Witnesses at parliamentary hearings on the future of local news are repeatedly casting U.S.-based Internet giants as villains in the Canadian media landscape, offering a hint of the battle to come later this year at a full-blown study on the future of Canada's cultural industries.
At the first seven meetings of the Heritage committee of the House of Commons on local news, there were recurring complaints that Facebook, Google, Netflix, Apple and other large foreign-based firms are unfairly competing with Canadian companies, both big and small. Witnesses and parliamentarians pointed out that the foreign firms largely avoid paying taxes in Canada and hardly invest in the creation of quality local content, even as they reap large profits.
"I've sat with groups here in the last two weeks in my office, and all they complain about is Yahoo, Facebook and Google," Conservative MP Kevin Waugh, who was a sportscaster at CTV Saskatoon before going into politics, said during a recent committee meeting.
In an interview, Liberal MP and committee chair Hedy Fry said ongoing hearings on the future of local media have raised a crucial question: "Will the digital platforms play on the same playing field as other broadcast media have to play, or are they just going to get a free pass?"
The issue is set to take on additional importance as Heritage Minister Mélanie Joly has launched broad consultations on all laws and policies that govern Canada's $48-billion cultural industries, stating "everything is on the table" to fix a broken system.
Under the current regime, U.S. Internet giants largely operate outside of the cumbersome and costly regulations imposed on Canadian broadcasters and distributors. Netflix, Facebook and others don't charge sales taxes on their monthly subscription fees or the advertising they sell to Canadian clients, unlike Canadian broadcasters.
At the Heritage committee, a number of witnesses complained the advertising pool is drying up, and that they need to find new sources of funding.
"You had a situation where you had one healthy division and one less healthy division, now you have a situation where the healthy division isn't as healthy and the less healthy division is even less healthy," said Kevin Goldstein, BCE's vice-president of regulatory affairs.
A union representing journalists and workers in the communications industry called on the government to spend all of its advertising dollars in Canada as a first step.
"We don't feel that the government has to increase advertising spending, but that it should begin by investing in Canadian and Quebec companies instead of in Facebook or other platforms, since that money goes to multinationals that do not pay taxes or help produce local and regional news," said Pascale St-Onge of the Fédération nationale des communications.
NDP MP Pierre Nantel admitted that he had placed advertising on Facebook during the last election, but said the firm doesn't deserve a break.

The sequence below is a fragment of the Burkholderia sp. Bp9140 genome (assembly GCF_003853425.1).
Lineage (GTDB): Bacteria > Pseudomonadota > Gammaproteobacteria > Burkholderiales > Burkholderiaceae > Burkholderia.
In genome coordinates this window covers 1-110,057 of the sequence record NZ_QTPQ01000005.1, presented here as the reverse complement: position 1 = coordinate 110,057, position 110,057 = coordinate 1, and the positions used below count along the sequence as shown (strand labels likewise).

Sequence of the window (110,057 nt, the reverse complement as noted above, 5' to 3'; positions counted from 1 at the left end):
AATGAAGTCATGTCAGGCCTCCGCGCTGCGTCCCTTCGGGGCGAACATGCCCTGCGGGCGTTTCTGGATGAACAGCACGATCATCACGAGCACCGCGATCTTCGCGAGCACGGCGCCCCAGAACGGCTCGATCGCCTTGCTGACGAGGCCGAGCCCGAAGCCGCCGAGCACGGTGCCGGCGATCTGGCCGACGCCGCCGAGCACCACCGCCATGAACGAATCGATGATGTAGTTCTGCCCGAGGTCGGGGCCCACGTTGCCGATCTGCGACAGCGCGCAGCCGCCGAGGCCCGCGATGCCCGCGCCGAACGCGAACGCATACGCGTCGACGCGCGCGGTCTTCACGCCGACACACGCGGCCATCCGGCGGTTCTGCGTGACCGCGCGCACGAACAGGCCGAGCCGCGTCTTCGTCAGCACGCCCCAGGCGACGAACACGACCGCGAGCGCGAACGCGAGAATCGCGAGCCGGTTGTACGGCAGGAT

"The Americans are currently making the most money, as they are not charging a sales tax on their advertising contracts. That's despicable," Mr. Nantel said at the committee.
In an interview, he accused the firms of failing to act as "good corporate citizens."
"Can we ask Google, for example, to help out community stations? Can they do something else than accumulate big piles of cash?" Mr. Nantel said.
Officials from various cultural industries are now getting ready for the Canadian Heritage consultations that will start after Labour Day.
Sources in Canada's media industry said they expect the issue of foreign competition will be front and centre at their presentations to the expert panel appointed by Ms. Joly.
In a recent appearance before the Heritage committee, officials from Rogers suggested they are not operating on an even footing under the current system.
"These are global companies with global scale," said Colette Watson, vice-president of television and broadcasting operations for Rogers Media. "We operate in the world's best country, but it doesn't have the kind of scale those companies have."
While the current Liberal government has yet to take a firm stand on a possible tax on Netflix, some experts wonder whether Canada even has the legal ability to obtain revenues from foreign entities.
"Even if you decided that Netflix and other providers of audio-visual material to Canadian computers were a potential source of subsidies, it's not clear to me that, legally and technically, you can find a way to do it," said Richard French, a professor at the University of Ottawa and holder of a chair on business and public policy.
Ms. Fry said she expects the Heritage committee will extend its study into the fall. There have been no witnesses to this point from U.S. firms.